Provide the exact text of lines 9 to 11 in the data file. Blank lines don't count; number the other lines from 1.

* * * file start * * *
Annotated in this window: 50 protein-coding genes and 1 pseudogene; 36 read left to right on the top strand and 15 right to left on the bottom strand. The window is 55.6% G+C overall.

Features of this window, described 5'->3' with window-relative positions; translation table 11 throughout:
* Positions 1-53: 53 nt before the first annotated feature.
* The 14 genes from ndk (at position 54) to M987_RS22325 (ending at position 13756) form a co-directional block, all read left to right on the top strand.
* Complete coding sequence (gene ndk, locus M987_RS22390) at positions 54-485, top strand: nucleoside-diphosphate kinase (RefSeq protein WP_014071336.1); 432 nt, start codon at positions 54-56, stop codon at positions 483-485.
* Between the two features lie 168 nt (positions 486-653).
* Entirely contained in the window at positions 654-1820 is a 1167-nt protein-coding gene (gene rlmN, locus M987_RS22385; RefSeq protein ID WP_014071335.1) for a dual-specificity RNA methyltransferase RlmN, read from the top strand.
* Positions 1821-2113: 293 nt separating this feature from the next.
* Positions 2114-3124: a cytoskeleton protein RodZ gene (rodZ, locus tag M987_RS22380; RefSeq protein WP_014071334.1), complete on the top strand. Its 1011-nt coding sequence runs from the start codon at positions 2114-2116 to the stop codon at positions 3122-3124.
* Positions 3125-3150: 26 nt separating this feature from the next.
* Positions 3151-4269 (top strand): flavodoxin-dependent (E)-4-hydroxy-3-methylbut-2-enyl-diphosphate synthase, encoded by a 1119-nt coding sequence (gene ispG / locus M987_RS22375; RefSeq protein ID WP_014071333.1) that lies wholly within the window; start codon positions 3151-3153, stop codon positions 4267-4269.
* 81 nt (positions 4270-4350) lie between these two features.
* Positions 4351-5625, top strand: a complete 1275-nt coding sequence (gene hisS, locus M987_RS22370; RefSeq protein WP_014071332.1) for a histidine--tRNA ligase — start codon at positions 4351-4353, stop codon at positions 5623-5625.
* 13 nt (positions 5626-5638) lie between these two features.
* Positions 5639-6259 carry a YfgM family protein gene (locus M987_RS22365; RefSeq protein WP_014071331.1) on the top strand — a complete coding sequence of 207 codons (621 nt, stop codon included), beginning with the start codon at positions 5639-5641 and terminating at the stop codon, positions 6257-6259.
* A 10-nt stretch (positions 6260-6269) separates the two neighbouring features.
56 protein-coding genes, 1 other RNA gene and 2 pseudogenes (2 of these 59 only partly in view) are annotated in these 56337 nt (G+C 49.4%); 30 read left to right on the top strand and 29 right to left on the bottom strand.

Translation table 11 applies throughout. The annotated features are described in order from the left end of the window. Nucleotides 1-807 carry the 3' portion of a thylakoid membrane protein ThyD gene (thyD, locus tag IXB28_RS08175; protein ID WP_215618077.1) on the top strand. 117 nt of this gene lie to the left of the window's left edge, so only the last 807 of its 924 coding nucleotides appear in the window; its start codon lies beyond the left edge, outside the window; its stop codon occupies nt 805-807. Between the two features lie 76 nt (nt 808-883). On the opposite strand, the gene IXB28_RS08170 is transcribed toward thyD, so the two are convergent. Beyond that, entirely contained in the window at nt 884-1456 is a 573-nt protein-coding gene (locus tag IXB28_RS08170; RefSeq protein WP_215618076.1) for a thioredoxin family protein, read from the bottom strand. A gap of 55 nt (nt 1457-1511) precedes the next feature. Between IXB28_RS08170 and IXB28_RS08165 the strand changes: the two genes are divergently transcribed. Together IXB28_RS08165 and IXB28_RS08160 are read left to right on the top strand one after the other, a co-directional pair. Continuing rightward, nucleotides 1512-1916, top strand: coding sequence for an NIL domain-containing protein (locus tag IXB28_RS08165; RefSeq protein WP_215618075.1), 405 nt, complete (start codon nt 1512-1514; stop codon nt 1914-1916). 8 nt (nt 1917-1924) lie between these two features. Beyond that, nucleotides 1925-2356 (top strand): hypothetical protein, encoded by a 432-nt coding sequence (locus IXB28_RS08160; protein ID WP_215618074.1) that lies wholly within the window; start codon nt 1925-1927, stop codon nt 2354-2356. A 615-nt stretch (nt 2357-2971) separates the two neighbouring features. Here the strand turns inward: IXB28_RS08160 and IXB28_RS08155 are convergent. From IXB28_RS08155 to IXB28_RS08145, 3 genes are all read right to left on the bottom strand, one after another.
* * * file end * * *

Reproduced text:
* Positions 2114-3124: a cytoskeleton protein RodZ gene (rodZ, locus tag M987_RS22380; RefSeq protein WP_014071334.1), complete on the top strand. Its 1011-nt coding sequence runs from the start codon at positions 2114-2116 to the stop codon at positions 3122-3124.
* Positions 3125-3150: 26 nt separating this feature from the next.
* Positions 3151-4269 (top strand): flavodoxin-dependent (E)-4-hydroxy-3-methylbut-2-enyl-diphosphate synthase, encoded by a 1119-nt coding sequence (gene ispG / locus M987_RS22375; RefSeq protein ID WP_014071333.1) that lies wholly within the window; start codon positions 3151-3153, stop codon positions 4267-4269.